By Father Patrick Briscoe
A recent internal memo issued, and subsequently retracted, by the FBI labeled “radical traditionalist Catholics” as “potential terrorists.”
Since the memo’s release, 20 state attorneys general have objected to the memo’s premise that Catholics are an extremist threat. “Anti-Catholic bigotry appears to be festering in the FBI, and the bureau is treating Catholics as potential terrorists because of their beliefs,” the AGs wrote to FBI director Christopher Wray and U.S. Attorney General Merrick Garland.
Bishop Barry Knestout of the diocese of Richmond, Va., denounced the memo. In a statement released Feb. 13, he said, “The leaked document should be troubling and offensive to all communities of faith, as well as all Americans.”
Condemning the memo as “a threat to religious liberty,” Bishop Knestout argued that “Racism, religious bigotry, violence, and discrimination have no place in our Church.”
At stake is the integrity of Catholic teaching, our right to live out our faith in peace and our reputation among our fellow citizens.
Bishop Knestout was “grateful” for the letter of the 20 state attorneys general “who have called upon the government to publicly release all materials related to the production of this memo.” The bishop continued, “A preference for traditional forms of worship and holding closely to the Church’s teachings on marriage, family, human sexuality and the dignity of the human person does not equate with extremism.”
And here we are, facing a real difficulty. Our religious faith does not now, nor has it ever, conformed to secular cultural values and norms. We will continue to be at odds with a world that does not recognize Our Lord.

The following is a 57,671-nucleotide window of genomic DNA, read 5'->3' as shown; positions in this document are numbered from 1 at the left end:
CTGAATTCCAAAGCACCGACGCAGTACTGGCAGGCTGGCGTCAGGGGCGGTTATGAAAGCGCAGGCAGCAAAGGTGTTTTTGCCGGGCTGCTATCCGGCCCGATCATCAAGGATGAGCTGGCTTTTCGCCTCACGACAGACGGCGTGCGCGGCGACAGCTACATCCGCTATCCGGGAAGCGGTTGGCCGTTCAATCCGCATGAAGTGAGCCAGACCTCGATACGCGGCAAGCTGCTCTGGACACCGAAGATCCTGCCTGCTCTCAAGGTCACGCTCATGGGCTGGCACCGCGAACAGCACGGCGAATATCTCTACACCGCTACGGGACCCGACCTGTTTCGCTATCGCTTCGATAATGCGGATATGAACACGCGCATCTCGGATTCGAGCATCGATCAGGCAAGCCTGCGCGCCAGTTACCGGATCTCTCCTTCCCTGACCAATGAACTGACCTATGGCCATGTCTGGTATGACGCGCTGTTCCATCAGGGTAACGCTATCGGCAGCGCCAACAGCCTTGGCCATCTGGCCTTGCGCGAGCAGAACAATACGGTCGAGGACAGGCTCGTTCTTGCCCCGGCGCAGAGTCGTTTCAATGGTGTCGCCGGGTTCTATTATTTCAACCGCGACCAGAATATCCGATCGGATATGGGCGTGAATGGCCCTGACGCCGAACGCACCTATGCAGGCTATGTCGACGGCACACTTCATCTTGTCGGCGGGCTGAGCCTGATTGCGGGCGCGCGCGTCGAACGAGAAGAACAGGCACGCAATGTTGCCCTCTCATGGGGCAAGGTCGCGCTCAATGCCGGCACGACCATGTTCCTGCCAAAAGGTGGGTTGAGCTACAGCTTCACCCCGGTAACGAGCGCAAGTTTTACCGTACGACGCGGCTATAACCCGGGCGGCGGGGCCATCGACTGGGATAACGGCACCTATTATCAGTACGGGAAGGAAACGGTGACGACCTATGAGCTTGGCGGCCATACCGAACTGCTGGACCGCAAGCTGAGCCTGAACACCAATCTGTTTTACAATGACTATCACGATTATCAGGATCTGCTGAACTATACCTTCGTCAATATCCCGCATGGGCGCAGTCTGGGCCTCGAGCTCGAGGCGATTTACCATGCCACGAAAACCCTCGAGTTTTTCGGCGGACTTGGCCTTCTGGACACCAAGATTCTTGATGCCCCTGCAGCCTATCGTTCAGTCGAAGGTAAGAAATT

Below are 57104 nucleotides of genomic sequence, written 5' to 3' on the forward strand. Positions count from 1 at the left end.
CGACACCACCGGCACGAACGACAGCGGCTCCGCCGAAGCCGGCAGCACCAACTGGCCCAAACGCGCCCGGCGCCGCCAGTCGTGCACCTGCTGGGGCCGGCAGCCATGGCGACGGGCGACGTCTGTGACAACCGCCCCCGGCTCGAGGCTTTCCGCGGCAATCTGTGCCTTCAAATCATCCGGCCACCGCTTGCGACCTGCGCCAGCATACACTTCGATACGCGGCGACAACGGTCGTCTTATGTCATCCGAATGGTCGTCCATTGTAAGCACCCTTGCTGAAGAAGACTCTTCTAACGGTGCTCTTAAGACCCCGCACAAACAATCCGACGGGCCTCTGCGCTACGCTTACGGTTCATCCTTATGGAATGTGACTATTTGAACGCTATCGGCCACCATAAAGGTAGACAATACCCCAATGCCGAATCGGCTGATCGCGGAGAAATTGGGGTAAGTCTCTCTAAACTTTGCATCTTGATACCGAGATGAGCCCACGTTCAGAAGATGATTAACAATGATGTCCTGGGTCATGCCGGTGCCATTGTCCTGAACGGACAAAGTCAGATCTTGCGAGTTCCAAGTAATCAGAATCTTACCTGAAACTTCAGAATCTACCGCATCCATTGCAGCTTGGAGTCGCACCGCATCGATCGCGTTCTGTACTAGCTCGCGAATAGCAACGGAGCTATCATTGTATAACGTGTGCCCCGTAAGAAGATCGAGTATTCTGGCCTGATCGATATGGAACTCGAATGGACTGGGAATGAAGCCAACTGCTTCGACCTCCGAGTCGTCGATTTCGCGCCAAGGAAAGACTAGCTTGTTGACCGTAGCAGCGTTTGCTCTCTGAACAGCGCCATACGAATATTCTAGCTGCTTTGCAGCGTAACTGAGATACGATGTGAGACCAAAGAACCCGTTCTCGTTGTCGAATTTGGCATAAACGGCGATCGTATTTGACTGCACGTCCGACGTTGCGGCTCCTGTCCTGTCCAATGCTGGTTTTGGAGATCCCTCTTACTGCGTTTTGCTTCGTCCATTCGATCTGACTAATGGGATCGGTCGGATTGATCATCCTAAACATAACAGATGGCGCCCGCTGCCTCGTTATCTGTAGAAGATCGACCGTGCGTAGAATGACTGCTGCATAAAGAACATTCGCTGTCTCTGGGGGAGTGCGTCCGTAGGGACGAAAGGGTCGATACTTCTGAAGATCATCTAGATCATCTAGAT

Today, that confrontation between what we believe and our society is principally concerned with the value and fundamental dignity of every human life and human sexuality. In ages past, Christians gladly embraced death rather than offer sacrifice to pagan idols.
But the greatest contest for believers is not between the world at large and the Christian faith. The greatest conflict is fought in our own tortuous hearts.
There’s a scene in “The Lion, the Witch, and the Wardrobe” (the first novel in C.S.Lewis’ “Chronicles of Narnia”) that I often think of concerning this battle for our hearts. Lucy and her sister, Susan, English schoolgirls who have been transported to Narnia, have heard that Narnia’s king is a lion.
“Is he — quite safe?” asks Susan. “I shall feel rather nervous about meeting a lion,” she says. Lucy echoes her sister’s question. “Safe? … Who said anything about safe? Course he isn’t safe. But he’s good. He’s the King I tell you,” replies Mr. Beaver.
To the wicked, to those who harm his children and oppose his reign, Aslan is a force to be reckoned with. His power is terrible and great because he is good. He is forgiving and compassionate but not “safe” or “tame.”
Christianity is not dangerous because it harms people — quite the opposite, actually. In Christ, all are changed and freed. That work of liberation can be a messy affair, which is why, no doubt, some balk at it. The process of conversion is constant, even violent. But in Christ we become more fully who we were made to be.
We have to take seriously unjust aggressions like the recent FBI memo. We should fight to overturn them. But they shouldn’t surprise us. This memo is just one more line in the history of a world that neither now nor then knows the God who loves it. The one thing we do know is that we must cling to the Lord. He alone is good.
Father Briscoe is editor of Our Sunday Visitor.